Flavoured vodka not dead but market ‘evolving’By Richard Woodard
Despite mixed results across a variety of markets, flavoured vodka still has a future – as long as producers learn from their mistakes in this field.
*This article was first published in the January 2015 issue of The Spirits Business magazine
That old adage about lies, damned lies and statistics can be recycled yet again when discussing flavoured vodka. Glance at the headlines and you’d think flavours were yesterday’s fad – when in fact they could be tomorrow’s hero, particularly in vodka’s emerging markets.
Figures quoted by Bacardi’s Grey Goose suggest that global flavoured vodka volume growth has slowed in the past three years, with performance altogether static in 2013. But value still rose by 6.5%, and some brands – Grey Goose included – are driving up volume and value alike.
The negativity surrounds the US, where roughly two-thirds of all flavoured vodka is still sold, and where the back-bars and retailer aisles are groaning with everything from everyday fruit to whipped cream and bubblegum flavours.
“The fatigue is mainly a retailer phenomenon caused by SKU proliferation and loads of slow-moving inventory taking up valuable shelf-space,” reports Carmen d’Ascendis, global MD of Finlandia Vodka at Brown-Forman. “Because the obvious flavours are well-represented in the market, any new offer is either the eighth or ninth of its kind – how many citrus-flavoured vodkas does a retailer need? – or are so niche as to be meaningless.”
But for most, recent events do not signal the death of flavours, but an evolution of the market. “The dynamic of the category is changing as consumer trends of premiumisation and authenticity are driving a demand for more natural and refined flavour options,” says a Grey Goose spokesperson. “It is true to say that the success of the more outrageous flavours, such as popcorn and candyfloss, that once drove recruitment, are now waning.”
For a brand with a large portfolio of flavours, such as Pinnacle, these changing trends can drive opportunities as well as challenges. So, while the whipped cream/dessert variants that drove the brand’s success in the past are falling away, others are taking their place. Jason Dolenga, senior brand director of vodkas at Beam Suntory, says: “We’ve seen a significant increase in the sales of our fruit flavours, like peach and raspberry. There is clearly a demand among consumers for flavoured spirits across the industry, and we don’t see that changing any time soon.”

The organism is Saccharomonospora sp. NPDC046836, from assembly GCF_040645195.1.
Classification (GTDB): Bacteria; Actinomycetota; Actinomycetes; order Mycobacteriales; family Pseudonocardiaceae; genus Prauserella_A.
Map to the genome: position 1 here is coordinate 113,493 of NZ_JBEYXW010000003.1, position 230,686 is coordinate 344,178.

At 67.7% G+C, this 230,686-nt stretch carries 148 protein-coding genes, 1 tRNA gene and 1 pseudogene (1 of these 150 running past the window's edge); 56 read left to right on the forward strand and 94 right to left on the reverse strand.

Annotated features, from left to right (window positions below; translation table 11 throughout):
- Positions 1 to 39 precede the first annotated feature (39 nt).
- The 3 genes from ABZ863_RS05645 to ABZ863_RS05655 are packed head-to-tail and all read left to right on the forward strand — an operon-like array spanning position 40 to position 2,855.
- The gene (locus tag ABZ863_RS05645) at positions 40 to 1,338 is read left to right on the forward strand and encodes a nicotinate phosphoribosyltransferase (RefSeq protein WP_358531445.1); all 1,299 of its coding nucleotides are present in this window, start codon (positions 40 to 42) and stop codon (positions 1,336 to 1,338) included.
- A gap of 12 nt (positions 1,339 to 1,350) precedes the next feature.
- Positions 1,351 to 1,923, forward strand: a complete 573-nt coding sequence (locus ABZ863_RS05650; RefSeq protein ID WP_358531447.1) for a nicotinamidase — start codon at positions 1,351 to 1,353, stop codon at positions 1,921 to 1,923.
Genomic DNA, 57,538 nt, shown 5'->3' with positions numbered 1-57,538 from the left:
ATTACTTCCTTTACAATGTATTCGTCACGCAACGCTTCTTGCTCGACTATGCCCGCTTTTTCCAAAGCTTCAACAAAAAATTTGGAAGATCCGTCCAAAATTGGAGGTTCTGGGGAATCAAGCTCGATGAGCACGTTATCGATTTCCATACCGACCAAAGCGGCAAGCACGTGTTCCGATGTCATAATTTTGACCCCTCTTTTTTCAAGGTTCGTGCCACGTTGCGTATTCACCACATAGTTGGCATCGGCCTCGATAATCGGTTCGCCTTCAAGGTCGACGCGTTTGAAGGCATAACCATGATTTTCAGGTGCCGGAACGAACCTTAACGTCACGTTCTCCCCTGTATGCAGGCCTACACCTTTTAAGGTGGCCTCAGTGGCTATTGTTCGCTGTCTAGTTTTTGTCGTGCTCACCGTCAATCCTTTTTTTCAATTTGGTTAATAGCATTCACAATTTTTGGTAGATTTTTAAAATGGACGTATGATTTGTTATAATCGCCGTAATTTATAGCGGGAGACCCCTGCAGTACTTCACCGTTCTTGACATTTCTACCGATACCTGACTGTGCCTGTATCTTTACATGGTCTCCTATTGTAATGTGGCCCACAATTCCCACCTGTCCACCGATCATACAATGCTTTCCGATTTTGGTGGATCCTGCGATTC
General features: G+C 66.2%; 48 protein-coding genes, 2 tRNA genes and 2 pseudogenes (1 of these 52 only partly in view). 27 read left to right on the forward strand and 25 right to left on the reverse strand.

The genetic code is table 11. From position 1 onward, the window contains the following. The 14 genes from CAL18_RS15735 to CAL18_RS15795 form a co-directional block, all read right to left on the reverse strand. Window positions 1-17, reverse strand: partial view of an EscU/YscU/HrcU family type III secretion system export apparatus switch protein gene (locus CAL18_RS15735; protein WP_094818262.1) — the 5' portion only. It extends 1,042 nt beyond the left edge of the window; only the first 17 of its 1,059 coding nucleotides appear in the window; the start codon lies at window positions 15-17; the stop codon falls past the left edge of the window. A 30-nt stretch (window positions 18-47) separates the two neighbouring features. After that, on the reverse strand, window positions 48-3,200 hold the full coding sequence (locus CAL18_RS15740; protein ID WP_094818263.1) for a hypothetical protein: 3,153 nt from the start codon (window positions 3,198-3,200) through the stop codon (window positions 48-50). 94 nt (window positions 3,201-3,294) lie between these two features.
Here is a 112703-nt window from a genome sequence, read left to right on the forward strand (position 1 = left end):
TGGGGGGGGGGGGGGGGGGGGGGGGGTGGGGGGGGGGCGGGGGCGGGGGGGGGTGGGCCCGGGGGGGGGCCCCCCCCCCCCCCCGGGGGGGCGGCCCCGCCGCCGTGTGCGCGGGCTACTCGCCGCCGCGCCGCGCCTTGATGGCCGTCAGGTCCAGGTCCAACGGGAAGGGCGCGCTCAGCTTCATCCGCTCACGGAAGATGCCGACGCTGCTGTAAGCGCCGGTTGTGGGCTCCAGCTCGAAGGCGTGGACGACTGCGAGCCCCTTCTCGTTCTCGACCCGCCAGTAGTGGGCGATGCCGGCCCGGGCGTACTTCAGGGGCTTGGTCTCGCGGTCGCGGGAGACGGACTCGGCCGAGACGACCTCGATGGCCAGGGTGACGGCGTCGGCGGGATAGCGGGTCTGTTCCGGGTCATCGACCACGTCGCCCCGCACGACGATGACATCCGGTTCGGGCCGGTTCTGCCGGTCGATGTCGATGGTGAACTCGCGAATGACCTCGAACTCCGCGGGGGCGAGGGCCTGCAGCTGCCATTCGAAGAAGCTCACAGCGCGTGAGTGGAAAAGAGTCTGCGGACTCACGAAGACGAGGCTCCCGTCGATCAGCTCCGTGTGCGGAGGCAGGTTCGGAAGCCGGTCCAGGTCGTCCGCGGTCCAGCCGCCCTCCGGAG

Demand for natural flavours
Indeed, flavoured spirits growth outside vodka is having an impact on consumer flavour preferences within the category as well. “The huge variety of flavours that were introduced to the market over such a short period, such as bubblegum, may demonstrate that this growth was very much a trend,” says the Grey Goose spokesperson. “With all trends, they have a finite lifespan and what we can see is that consumers are returning to natural ingredients, locally sourced products and going back to basics.”
The changes to the consumer landscape are clearly doing little to slow the NPD production line at Pinnacle, however. “Pinnacle is recognised as a leader in flavour innovation,” says Dolenga. “We will continue to release innovative flavours as long as we see consumer demand and desire for them.”
But he is at pains to point out that this is not flavour innovation for innovation’s sake – again hinting at an evolution in the dynamics of the segment. “Instead of rolling out flavour after flavour, we differentiate ourselves by focusing on the quality of our vodka, understanding what the consumer is really interested in, and then creating a top-quality expression of our product to meet that demand,” he says.
Niche global appeal
In line with the global market for flavoured vodkas, roughly two-thirds of this article has been about the US. But what about the rest of the world? For the most part – Poland being a notable exception – flavoured vodka has in the past remained relatively niche.
But now that might be changing as emerging markets open up and diversify. “We have seen some fantastic developments in Asia, where up-and-coming bartenders in cocktail lounges and up-scale hotels are really pushing the boundaries,” reports Alexi Lambrou, Stolichnaya global brand manager. “The base spirit is therefore the champion, so they can experiment with a range of ingredients and garnishes.
“In developing markets, flavours represent a great way to build brand awareness and in regions where we have been growing, we’ve actually seen a solid appreciation of flavours and not so much fatigue – such as in Latin America.”
Pinnacle, meanwhile, has plans to target Australia, New Zealand and South America, where Dolenga sees “lots of untapped potential”, in addition to the brand’s activities in Canada and Mexico.
We do, however, need to keep some perspective here. Trends may be promising, but volumes are tiny compared to what can be shifted Stateside. “In the markets with a budding flavour segment, you do not see the same scale as you see in the US,” cautions d’Ascendis. “Brands may have three to five flavours, when in the US they may have as many as 20 flavours on the shelf. So it is still primarily a US story.”
For more information on the flavoured vodka category see The Spirits Business‘s April 2015 issue